At the turn of the last century, entertainment in Battle Creek was mainly in the form of traveling shows that were often presented live at the Hamlin Opera House (at 17 West Michigan Avenue) or Post Theater (19 McCamly Street).
August marks the beginning and end of Battle Creek’s first cinema, the Bijou. By the 1950’s and 60’s, downtown Battle Creek had about a dozen movie theaters. But all are long gone. Now we have Netflix! Col. Walter Scott Butterfield opened the Bijou in 1905, the first of a chain of 107 theaters in Michigan. Here are some newspaper accounts of Butterfield‘s first venture in the the movie business.
August 12, 1905. (The Battle Creek Daily Moon) Walter S Butterfield of New York City, former manager of the “Buster Brown” vaudeville stage show, leased the Hamblin Opera House. After extensive renovations, it opened September 4th, 1905 as the Bijou Theater, with vaudeville acts booked for the season. The Hamblin Opera House was built in 1869 and was the primary live theater in Battle Creek until the Post Theater was built in 1902.
August 17, 1905 (The Morning Enquirer) The word “Bijou” means cozy, comfortable and attractive, and this is what Manager Butterfield promises on Labor Day, when he opens his theatre for modern vaudeville. High class acts, appealing especially to ladies and children will be offered.
August 20, 1905 (The Morning Enquirer) Just think, three times a week there will be the popular ladies and children’s matinee for 10 cents to any seat in the house at the Bijou Theater. Manager Butterfield intends to establish these matinees in such a way that ladies can bring the children down to the theater and leave them in safety while they do their usual shopping.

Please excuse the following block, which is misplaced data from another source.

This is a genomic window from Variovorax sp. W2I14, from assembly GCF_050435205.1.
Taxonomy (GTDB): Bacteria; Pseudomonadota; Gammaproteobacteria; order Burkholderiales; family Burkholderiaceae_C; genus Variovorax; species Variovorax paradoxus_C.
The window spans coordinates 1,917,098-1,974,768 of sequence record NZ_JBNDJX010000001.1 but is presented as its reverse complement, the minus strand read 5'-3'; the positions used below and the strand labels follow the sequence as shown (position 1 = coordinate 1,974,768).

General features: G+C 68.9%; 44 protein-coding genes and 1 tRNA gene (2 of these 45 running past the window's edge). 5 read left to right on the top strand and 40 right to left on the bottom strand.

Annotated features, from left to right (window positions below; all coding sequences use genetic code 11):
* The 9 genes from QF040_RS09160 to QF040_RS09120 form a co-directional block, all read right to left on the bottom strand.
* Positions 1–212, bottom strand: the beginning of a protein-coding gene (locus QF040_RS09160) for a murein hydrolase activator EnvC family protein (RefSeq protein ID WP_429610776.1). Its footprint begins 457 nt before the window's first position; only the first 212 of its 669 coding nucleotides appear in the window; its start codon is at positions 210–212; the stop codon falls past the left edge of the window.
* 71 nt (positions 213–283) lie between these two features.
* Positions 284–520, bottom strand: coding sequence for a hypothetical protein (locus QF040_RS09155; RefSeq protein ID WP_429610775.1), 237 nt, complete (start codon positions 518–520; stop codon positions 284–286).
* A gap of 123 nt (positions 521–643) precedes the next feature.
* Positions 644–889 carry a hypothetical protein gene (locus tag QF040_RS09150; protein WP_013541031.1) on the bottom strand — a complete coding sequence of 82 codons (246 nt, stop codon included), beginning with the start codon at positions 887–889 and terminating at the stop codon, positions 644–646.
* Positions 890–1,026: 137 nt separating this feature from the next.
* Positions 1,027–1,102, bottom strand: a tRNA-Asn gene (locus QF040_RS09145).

August 23, 1905. (The Battle Creek Daily Moon and The Morning Enquirer) Manager Butterfield of the Bijou Theater spent Monday in Chicago looking after bookings and several of the important improvements of his theater. He has purchased one of Edison’s latest projecting kinetoscopes and has made arrangements with Eugene Cline to be furnished with 1,500 feet of the very latest films. He has engaged Prof. Fred Otterbeck to manipulate the pictures. For the opening bill, he has selected to very clever comedy pictures entitled “How Jones Lost His Roll” and “The Wedding.” The electricians, carpenters and scenic artists are working very rapidly on the house, and by the opening date we will see many changes which will insure all the comforts possible to the patrons of this theater.
Butterfield built a new Bijou Theater four years later, up the street to 45 West Michigan were the Riverwalk Center parking lot is today. The Bijou Theatre, Battle Creek’s last downtown, first-run movie theater, closed after the final showing of the movie “Deadly Blessing” on Aug. 20, 1981.